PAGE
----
The Pregnancy Project by Gaby Rodriguez with Jenna Glatzer

Call # 306.874 ROD

As part of my renewed commitment to my blog I have decided to concentrate on nonfiction for real this year; I am going to try to read one nonfiction book a month. I decided to start with The Pregnancy Project by Gaby Rodriguez with Jenna Glatzer. Maddy had picked it up off the shelf while waiting for an IMovie project to finalize and liked it so much she brought it home to finish. She brought it back the next day, saying she loved it. After reading it cover to cover in one day I can see why. Rodriguez’s book chronicles her senior project in high school, in which she pretended to be pregnant to see how people would react.
Gaby’s mother had her first child at age 15 and subsequently had seven more children, including Gaby, the youngest by several years. Many of Gaby’s brothers and sisters also became teen parents. As she grew up many people, including her siblings, warned her incessantly about becoming a teen mother. At the same time Gaby saw the way people talked about girls who did become pregnant at her school. When it came time to think about what she might want to do for her senior project she thought about all of the stereotypes that she continuously heard, not only about teen mothers, but about people who had teen mothers in their family. She decided that she wanted to find out firsthand what it felt like to hear whispered gossip and feel people staring at her. Gaby came to the conclusion that for her senior project she would pretend to be pregnant and record the reactions of the people in her life. This took a great deal of courage, not just on Gaby’s part, but her boyfriend Jorge’s as well. Gaby and Jorge decided to not even tell Jorge’s parents that the pregnancy was fake. Gaby got special permission from the principal to embark on this project and except for some healthcare professionals with whom she consulted the only other people who knew the truth were Jorge, Gaby’s mother, and her best friend, Saida. Saida was enlisted in the project to overhear the comments made about Gaby and report them back to her. The project culminated with Gaby doing a presentation in front of the entire school, where she explained that she wasn’t really pregnant and why she felt strongly about the project.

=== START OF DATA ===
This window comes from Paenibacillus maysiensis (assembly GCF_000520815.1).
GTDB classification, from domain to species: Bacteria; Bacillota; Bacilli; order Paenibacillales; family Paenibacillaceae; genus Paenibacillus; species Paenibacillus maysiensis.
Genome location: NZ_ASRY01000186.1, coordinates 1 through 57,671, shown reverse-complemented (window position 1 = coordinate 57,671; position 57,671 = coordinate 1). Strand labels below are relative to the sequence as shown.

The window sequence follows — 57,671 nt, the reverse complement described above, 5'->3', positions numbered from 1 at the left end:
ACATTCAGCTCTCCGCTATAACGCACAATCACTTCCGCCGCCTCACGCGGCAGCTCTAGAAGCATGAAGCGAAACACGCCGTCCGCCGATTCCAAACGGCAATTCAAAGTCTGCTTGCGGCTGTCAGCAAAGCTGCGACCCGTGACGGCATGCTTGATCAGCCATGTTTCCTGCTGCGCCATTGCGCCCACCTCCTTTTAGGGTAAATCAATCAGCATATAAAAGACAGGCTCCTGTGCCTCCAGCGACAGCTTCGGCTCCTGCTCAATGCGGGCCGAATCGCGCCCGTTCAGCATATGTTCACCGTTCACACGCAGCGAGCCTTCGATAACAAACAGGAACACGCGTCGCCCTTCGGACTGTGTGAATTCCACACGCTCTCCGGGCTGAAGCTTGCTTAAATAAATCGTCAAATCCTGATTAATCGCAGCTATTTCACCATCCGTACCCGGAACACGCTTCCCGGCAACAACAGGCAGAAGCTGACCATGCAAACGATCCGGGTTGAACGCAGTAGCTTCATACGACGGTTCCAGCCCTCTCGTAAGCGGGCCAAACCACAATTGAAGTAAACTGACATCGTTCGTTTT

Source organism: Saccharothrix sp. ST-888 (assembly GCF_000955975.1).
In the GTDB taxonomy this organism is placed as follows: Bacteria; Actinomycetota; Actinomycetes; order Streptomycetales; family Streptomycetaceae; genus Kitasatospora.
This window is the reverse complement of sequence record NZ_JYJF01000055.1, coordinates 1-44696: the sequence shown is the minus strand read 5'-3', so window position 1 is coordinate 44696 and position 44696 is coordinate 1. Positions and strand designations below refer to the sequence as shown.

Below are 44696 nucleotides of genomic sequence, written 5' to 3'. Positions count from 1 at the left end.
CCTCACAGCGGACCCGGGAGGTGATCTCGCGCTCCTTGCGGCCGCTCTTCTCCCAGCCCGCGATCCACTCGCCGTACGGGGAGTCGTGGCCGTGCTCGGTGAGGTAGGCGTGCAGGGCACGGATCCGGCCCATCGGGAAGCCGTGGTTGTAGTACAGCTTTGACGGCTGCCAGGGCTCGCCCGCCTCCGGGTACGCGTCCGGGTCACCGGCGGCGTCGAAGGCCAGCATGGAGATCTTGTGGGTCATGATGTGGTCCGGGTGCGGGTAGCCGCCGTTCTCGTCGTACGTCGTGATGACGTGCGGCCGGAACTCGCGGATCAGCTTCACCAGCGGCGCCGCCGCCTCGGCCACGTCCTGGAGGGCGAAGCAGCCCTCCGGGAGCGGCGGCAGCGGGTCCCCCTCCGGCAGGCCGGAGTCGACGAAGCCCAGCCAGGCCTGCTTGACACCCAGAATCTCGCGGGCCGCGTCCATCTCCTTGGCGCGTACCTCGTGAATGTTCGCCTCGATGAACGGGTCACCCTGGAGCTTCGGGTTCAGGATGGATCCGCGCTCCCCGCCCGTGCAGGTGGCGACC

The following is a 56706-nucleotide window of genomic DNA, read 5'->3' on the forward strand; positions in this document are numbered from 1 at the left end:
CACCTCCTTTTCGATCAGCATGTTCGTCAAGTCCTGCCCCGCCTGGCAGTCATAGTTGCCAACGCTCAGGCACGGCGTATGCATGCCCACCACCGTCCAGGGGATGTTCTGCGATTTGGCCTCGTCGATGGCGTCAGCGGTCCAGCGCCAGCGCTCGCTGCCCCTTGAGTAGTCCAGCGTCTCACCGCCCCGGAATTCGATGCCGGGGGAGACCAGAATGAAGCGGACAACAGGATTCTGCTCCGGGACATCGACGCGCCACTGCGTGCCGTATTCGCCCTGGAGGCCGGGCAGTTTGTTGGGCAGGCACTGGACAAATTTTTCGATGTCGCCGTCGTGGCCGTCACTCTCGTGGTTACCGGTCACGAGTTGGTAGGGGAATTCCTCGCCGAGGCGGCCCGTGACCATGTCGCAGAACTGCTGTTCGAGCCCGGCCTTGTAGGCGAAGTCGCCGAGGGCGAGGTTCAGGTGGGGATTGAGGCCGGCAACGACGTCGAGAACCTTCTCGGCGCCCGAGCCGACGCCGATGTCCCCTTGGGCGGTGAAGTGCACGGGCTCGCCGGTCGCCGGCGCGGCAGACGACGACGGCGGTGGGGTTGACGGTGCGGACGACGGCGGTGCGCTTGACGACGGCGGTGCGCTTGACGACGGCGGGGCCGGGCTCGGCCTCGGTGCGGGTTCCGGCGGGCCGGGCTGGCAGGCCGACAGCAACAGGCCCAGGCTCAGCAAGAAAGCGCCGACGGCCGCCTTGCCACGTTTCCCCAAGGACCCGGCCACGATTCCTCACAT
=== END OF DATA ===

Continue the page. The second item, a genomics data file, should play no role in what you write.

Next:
I flew through The Pregnancy Project. I loved learning about Gaby’s family, especially her strong, loving mother. As I was reading I felt that the main focus of Gaby’s senior project was to expose stereotypes; she wanted to show her classmates and teachers how easy it is to fall into the habit of stereotyping and how limiting and hurtful it can be to judge people. Gaby’s presentation opened a lot of eyes and I think her book does the same.

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